...what kind of person would make money from writing about such a personal tragedy?Did anybody ask David T. what kind of person feeds the Mail a fresh Now The Muslims Are Hogging Our Swimming Pools Scandal while presenting himself as a weary footsoldier in a MLK-esque struggle against racist segregation?

I'd ask him myself, but I'm banned after the last time I asked.

5/06/2009 02:21:00 PM  
Anonymous organic cheeseboard said...

King of the Castle - exactly - and it's that kind of thing that turns an audience against you - something Aaro still clearly hasn't realised.

I'd have more time for an HP piece on that kind of 'selling personal tragedies' topic if they ever did them on people who weren't already stock 'HP bad guys'. It's a feeble netiquette article, two years after the 'facebook rush', and not really worth bothering with, surely?

and given the amount of self-indulgence that 'good guys' can get away with on HP Sauce (Nandos, anyone? and HP fairly recently republished, in all seriousness, a human interest stories about parents who sell their stories about 'antisemitic schools' before even going to talk to the teachers in question...) I'm not sure the point is best made by HP Sauce...

5/06/2009 02:23:00 PM  
Anonymous andrew adams said...

I'd have more time for an HP piece on that kind of 'selling personal tragedies' topic if they ever did them on people who weren't already stock 'HP bad guys'.Exactly, OC. One of the saner commenters asked why they didn't just call the thread 'Here's another chance to be nasty about Lauren Booth' or such like.

5/06/2009 03:17:00 PM  
Anonymous bubby said...

You think the material on Lauren Booth was bad, but what about all the dreadful posts on poor old Craig Murray? A lot of that stuff including the digs at his wife were pretty low and nasty.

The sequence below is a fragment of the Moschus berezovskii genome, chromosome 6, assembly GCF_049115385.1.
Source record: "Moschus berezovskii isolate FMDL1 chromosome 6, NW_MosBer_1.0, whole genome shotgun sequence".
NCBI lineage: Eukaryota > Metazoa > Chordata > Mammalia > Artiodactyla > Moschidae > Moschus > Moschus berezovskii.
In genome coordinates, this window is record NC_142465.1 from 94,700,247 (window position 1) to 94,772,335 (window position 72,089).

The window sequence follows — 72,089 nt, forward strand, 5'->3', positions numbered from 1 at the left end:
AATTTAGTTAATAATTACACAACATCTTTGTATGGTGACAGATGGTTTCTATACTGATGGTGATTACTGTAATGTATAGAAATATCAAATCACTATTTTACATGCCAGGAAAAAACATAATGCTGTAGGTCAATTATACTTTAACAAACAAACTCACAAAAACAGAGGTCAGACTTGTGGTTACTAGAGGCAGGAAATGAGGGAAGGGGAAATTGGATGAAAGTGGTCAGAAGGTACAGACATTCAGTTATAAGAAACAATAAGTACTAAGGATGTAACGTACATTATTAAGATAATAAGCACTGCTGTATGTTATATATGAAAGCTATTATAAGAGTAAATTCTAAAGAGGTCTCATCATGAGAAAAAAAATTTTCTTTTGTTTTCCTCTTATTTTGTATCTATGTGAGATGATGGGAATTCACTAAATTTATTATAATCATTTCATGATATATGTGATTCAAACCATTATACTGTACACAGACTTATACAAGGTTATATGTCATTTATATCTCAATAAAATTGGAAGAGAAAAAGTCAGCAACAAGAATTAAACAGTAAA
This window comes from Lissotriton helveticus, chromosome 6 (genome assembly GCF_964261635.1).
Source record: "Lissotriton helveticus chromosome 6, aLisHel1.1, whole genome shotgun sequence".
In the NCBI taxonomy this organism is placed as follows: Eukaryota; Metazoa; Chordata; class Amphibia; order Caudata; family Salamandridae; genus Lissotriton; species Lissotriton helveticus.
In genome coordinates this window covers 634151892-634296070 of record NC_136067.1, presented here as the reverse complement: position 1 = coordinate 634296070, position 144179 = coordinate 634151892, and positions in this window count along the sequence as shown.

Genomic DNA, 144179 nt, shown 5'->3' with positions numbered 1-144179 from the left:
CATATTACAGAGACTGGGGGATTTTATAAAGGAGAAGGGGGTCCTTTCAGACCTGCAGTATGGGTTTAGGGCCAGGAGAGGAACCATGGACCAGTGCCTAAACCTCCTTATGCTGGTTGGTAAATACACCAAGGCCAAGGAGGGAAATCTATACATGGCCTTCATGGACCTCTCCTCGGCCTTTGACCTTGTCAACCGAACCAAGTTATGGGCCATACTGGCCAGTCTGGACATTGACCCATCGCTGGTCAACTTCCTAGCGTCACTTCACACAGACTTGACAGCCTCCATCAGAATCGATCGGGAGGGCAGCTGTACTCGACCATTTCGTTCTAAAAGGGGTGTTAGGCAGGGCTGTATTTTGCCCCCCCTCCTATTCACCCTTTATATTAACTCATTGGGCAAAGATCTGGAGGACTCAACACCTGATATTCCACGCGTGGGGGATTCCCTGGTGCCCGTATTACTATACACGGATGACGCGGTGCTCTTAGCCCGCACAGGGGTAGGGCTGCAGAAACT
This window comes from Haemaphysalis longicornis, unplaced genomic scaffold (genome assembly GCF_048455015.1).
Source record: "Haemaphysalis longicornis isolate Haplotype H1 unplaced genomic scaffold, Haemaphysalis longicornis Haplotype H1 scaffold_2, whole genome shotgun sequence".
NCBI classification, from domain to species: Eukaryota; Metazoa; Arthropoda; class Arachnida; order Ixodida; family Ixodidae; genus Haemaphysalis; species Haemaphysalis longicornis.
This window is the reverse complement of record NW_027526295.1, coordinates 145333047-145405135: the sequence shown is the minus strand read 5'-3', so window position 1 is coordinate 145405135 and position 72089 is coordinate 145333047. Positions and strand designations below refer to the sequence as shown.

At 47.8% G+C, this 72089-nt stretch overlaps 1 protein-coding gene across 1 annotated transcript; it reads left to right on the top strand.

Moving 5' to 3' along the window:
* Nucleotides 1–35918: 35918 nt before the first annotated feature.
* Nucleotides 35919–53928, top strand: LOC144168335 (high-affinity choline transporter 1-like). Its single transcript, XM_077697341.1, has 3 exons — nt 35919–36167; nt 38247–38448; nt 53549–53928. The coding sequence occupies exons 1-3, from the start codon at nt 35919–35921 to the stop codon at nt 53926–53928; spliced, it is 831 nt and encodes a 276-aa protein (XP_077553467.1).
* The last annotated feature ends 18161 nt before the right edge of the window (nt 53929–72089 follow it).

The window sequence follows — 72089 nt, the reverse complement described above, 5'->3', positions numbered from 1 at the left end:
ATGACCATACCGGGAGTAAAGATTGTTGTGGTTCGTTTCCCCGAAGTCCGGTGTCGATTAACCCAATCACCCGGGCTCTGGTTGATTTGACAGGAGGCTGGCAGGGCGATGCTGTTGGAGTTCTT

5/07/2009 12:09:00 AM  
Anonymous organic cheeseboard said...

This is the 'decent face of the left' where even the main figureheads like Geras seem happy with throwaway misogyny (only when directed at 'enemies', obviously) so I guess it's not exactly out of keeping...

HP Sauce back online now by the way. The attempts at 'proving' that the Booth post is on topic (eg she bashes the policies of the State of Israel so personal attacks on her are fair game) are pretty funny - well they would be, if they weren't so sad.

5/07/2009 07:42:00 AM  
Anonymous Anonymous said...

HP's return means you can check out their post on 7 Jewish Children. Barking I tell you.

As for "Decent philistinism", quite true, but Jacobson's a fucking novelist. What's his excuse?

Von Pseud

5/07/2009 11:37:00 AM  
Anonymous organic cheeseboard said...

Well, Martin Amis is a novelist too...

Mr Toube on the play:

First, it has a parent telling a child that “we killed the babies by mistake”. What Churchill means by this, is that Jews kill babies deliberately, and then lies about it to their own children. Churchill has chosen this statement because Jews have been blamed for child killing, from the Massacre of the Innocents, through the murder of Hugh of Lincoln, and onwards..
I think this has to go down as one of the most intentional misreadings i've ever seen - it goes against not only the context of the play but also against Churchill's own statements on the play. You can only come to Toube's conclusion if you actively want to. He continues:

Secondly, the play has a parent justifying Jewish conduct because “we are the chosen people”. Mocking Jews as “the chosen people” is an ancient racist slur. I personally had it levied at me by a racist teacher when I was a child. What Churchill means to say is that Jews believe that they are “chosen”, and therefore believe that they are exempt from normal rules of morality..